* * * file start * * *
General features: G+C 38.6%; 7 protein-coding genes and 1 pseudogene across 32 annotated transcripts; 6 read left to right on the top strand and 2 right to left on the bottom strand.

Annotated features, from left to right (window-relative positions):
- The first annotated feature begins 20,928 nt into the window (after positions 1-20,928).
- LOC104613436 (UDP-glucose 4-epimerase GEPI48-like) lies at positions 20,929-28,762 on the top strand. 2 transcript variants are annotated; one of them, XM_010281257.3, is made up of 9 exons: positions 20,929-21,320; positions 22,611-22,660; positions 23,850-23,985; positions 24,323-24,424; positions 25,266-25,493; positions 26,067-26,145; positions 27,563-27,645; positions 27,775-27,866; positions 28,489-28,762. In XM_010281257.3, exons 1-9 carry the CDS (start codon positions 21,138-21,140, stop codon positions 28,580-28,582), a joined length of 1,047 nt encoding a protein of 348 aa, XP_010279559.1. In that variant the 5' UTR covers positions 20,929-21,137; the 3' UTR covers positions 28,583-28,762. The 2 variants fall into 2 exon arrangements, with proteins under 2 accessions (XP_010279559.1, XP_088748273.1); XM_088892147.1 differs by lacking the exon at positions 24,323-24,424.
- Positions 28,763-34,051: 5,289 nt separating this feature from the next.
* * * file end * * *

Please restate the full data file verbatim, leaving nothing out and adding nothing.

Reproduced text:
General features: G+C 38.6%; 7 protein-coding genes and 1 pseudogene across 32 annotated transcripts; 6 read left to right on the top strand and 2 right to left on the bottom strand.

Annotated features, from left to right (window-relative positions):
- The first annotated feature begins 20,928 nt into the window (after positions 1-20,928).
- LOC104613436 (UDP-glucose 4-epimerase GEPI48-like) lies at positions 20,929-28,762 on the top strand. 2 transcript variants are annotated; one of them, XM_010281257.3, is made up of 9 exons: positions 20,929-21,320; positions 22,611-22,660; positions 23,850-23,985; positions 24,323-24,424; positions 25,266-25,493; positions 26,067-26,145; positions 27,563-27,645; positions 27,775-27,866; positions 28,489-28,762. In XM_010281257.3, exons 1-9 carry the CDS (start codon positions 21,138-21,140, stop codon positions 28,580-28,582), a joined length of 1,047 nt encoding a protein of 348 aa, XP_010279559.1. In that variant the 5' UTR covers positions 20,929-21,137; the 3' UTR covers positions 28,583-28,762. The 2 variants fall into 2 exon arrangements, with proteins under 2 accessions (XP_010279559.1, XP_088748273.1); XM_088892147.1 differs by lacking the exon at positions 24,323-24,424.
- Positions 28,763-34,051: 5,289 nt separating this feature from the next.